- 2019, and 4.4% in the longer-run).
- U6 Unemployment Rate: Prev. 8.1%.
- Average Earnings Y/Y: Exp. 3.3%, Prev. 3.2%.
- Average Earnings M/M: Exp. 0.3%, Prev. 0.1%.
- Average Work Week Hours: Exp. 34.5hrs, Prev. 34.5hrs.
- Private Payrolls: Exp. 175k, Prev. 296k.
- Labour Force Participation: Prev. 63.2%.
JOB GROWTH: While consensus expects a sharp drop from last month's 304K payrolls print, predicting a number around 180K, Goldman is bracing for a big miss on the headline jobs print, estimating that nonfarm payrolls increased 150k in February, 30k below consensus and the slowest pace in five months. Goldman believes the trend in job growth has likely slowed from the 232k average pace of the last six months, and expects a drag of at least 40k from above-average snowfall during the February survey week. The February seasonal factors have also evolved unfavorably in recent years—perhaps reflecting the unusually mild weather of recent Februaries. If so, this would also restrain payroll growth in tomorrow’s report.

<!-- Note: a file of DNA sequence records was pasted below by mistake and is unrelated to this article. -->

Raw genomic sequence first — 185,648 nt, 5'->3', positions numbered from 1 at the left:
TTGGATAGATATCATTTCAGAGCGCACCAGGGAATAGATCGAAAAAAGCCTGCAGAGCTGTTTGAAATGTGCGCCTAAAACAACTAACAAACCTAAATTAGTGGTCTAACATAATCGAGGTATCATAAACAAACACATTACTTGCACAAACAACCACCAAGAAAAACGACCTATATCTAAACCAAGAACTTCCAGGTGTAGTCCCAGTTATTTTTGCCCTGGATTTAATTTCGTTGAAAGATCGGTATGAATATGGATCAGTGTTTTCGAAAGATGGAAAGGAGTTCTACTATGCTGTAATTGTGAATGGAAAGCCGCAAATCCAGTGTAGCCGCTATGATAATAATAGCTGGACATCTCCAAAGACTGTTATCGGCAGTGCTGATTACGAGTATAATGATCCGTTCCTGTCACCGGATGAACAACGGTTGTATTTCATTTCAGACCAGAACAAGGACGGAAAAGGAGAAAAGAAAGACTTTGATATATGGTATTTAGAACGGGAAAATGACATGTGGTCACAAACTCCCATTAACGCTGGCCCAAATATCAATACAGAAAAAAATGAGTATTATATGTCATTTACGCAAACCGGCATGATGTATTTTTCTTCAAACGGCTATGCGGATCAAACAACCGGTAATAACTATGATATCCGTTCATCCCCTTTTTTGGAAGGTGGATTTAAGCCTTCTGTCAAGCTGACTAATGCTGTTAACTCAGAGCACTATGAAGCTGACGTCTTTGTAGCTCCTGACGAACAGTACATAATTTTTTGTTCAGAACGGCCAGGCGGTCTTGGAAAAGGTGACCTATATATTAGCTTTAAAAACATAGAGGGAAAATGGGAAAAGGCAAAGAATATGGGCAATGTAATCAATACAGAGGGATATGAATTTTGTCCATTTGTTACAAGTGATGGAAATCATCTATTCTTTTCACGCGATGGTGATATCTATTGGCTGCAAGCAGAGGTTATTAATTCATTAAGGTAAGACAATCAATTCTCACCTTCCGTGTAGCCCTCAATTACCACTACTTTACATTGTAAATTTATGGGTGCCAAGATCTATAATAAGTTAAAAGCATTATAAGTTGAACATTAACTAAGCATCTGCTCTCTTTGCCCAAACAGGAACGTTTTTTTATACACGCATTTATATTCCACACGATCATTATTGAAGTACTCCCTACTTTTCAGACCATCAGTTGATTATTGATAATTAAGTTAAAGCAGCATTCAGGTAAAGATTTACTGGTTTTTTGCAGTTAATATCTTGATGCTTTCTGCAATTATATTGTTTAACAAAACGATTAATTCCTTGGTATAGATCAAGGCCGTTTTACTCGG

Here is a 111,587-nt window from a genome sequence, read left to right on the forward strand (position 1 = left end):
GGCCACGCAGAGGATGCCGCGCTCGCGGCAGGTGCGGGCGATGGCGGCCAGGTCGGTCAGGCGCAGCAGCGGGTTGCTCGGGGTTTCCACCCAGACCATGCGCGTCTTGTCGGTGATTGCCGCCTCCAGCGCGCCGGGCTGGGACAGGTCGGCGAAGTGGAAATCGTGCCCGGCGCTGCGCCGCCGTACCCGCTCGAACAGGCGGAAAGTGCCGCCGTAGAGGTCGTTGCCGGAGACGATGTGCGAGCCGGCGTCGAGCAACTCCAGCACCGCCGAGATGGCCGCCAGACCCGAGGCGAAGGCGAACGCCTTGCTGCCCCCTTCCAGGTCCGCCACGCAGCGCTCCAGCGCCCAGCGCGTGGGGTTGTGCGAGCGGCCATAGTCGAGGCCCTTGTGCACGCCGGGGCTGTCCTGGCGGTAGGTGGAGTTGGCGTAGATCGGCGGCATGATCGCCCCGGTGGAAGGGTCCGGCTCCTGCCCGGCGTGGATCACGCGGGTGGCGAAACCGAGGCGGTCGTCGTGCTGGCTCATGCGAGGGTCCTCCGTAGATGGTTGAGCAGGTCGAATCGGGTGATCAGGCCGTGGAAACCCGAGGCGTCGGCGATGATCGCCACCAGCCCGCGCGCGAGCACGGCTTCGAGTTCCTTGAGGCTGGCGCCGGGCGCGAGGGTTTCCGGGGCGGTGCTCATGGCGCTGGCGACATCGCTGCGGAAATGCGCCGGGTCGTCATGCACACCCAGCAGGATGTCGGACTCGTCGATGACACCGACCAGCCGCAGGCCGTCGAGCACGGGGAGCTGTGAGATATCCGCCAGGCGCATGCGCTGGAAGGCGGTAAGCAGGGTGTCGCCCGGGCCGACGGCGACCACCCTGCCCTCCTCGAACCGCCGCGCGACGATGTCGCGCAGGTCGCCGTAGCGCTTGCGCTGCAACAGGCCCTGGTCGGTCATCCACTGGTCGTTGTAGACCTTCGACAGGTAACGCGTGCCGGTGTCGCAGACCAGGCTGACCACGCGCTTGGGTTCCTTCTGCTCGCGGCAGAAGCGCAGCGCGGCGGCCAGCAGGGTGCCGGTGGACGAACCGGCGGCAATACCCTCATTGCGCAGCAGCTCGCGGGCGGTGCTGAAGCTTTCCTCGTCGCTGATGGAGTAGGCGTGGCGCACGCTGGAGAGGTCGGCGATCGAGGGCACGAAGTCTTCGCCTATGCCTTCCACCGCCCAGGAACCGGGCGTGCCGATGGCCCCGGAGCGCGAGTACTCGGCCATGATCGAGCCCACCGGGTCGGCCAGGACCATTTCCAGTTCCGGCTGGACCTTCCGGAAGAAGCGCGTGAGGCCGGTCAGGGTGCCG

WAGE GROWTH: While the Street expects a healthy 0.3% MM rise in average hourly earnings (3.3% for the YY), Nomura is slightly more optimistic, and forecasts the annualised rate will rise to 3.4%, the firmest pace since April 2009. “We expect average hourly earnings to increase 0.34% MM in February, partly due to a positive bias related to where the BLS survey week falls relative to the first of the month,” Nomura writes, “in addition, we see some upside risk to February AHE arising from unusual declines for certain industries during January including manufacturing and construction that could revert.”